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Should 18-year-old Aamer be treated with leniency if proved guilty of spot-fixing?

Monday, September 13, 2021
Shirin Sadikot
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Until last month, Mohammad Amir was known to the world as a prodigious fast bowler from Pakistan, an 18-year-old who made the best of batsmen hop and jump with his menacingly bouncing and swinging deliveries, the young man who became the fastest to reach 50 Test wickets.

But that fateful day at the Lord’s changed it all for Amir. A tremendously promising cricketing career suddenly got engulfed in the gloom of spot-fixing allegations. Amir, along with his two senior mates, Salman Butt and Mohammad Asif, has not yet been proved guilty, but the proofs dished out by the British tabloid are damning. The smoke is too strong and widespread for us to believe there was no fire at all.

So, what if the investigations prove that Amir had indeed over-stepped on purpose when he bowled ‘that’ rather huge no-ball? It’s a thought that gives jitters to anyone who loves the game of cricket. But it’s also a decision that will probably determine the fate of cricket.

There are plenty of suggestions voiced by various former and current players, administrators and writers on what should be done with Amir if he’s found guilty. There is a school of thought which says his tender age must be taken into consideration while deciding his fate. After all, he’s only 18, and it would have been extremely difficult for him to say ‘no’ to an approach made by his captain and senior bowling partner.

As Mike Atherton said, in this case, the kid needs help and not punishment. The former England captain called for Amir to be rehabilitated and educated against the vice of match-fixing before reinstating him back into the team. ICC CEO Haroon Lorgat too stated that Amir’s age will be a factor in deciding his punishment. There were also reports the young man has been offered a bargain to let out the truth about his teammates and escape a harsh punishment. The people who support this argument feel cricket must not lose an outstanding talent to match-fixing.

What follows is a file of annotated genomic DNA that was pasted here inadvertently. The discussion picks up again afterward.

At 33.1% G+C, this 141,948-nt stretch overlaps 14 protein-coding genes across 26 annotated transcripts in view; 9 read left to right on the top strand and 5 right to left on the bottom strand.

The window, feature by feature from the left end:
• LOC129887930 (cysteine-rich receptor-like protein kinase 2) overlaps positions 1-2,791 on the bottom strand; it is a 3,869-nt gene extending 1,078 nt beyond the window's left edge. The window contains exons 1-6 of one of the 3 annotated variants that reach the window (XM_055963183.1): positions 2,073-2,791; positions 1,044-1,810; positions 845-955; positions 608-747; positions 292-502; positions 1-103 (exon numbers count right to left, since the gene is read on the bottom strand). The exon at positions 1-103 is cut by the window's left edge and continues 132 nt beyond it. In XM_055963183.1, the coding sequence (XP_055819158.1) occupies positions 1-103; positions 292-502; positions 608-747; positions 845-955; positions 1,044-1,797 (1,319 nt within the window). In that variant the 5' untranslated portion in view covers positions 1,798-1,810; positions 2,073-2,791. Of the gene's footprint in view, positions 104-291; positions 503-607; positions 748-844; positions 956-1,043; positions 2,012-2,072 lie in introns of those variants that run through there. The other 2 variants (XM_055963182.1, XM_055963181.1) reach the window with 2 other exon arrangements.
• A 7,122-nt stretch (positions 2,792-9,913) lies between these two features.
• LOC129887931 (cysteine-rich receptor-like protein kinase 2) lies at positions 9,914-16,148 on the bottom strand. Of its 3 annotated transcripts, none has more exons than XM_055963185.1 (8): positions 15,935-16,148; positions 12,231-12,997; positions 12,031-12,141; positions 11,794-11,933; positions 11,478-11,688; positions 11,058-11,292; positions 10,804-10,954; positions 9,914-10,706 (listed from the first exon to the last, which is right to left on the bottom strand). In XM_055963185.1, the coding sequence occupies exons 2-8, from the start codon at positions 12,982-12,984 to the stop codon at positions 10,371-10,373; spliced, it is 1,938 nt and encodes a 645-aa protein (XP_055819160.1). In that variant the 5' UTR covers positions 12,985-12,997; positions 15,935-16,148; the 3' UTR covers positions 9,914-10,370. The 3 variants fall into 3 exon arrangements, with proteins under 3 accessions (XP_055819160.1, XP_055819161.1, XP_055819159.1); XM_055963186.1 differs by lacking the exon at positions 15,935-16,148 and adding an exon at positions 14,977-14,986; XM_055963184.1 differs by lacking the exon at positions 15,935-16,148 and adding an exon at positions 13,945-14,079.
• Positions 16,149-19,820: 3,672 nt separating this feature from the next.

But if the above course of action is implemented and Amir is allowed to play for Pakistan again despite being guilty of trading his integrity for a few easy bucks, what message will it send out to the other players?

In the future, if a young player is approached for getting involved in such deals, won’t he say to himself, ‘he got away with it and so will I’? Besides, everyone knows, once you fall into the trap of the betting mafias, you’re caught in a vicious circle you can never escape from. What is the guarantee Amir will not do it again in the future?

It can also be argued, if a player is ready for international cricket at a young age, he is also expected to have to maturity and character that needs to be had at that level. As admitted by current players like Michael Clarke and Stuart Broad, the ICC thoroughly educates a player against corruption even before he dons his national cap. Every player is provided with a pile of books which clearly mention the do’s and don’ts. In that case, age is immaterial.

Also, as Ian Chappell argues, if the fixers are let off easily, the honest players will think they’re fools to have rejected heaps of money for just overstepping the line by a few inches. If the ICC wants to clean up the game from the core, there’s no room for leniency. They need to crack the whip and make it crystal clear to all and sundry that if you cannot protect the integrity of the game, if you ‘cross the line’ of honesty even by a small margin, you have no right to be associated with cricket in any smallest possible way.

Which thought process do you agree with? If found guilty, would you give Amir a second chance to redeem his morality? If he oversteps the bowling crease in future, would you let it go off your mind without a hint of suspicion?

Or are you of the opinion that he, like any man who sells his conscience and betrays the game which earned him the respect and fame, should be thrown out of cricket forever? Do write in your views…

© Cricket Nirvana


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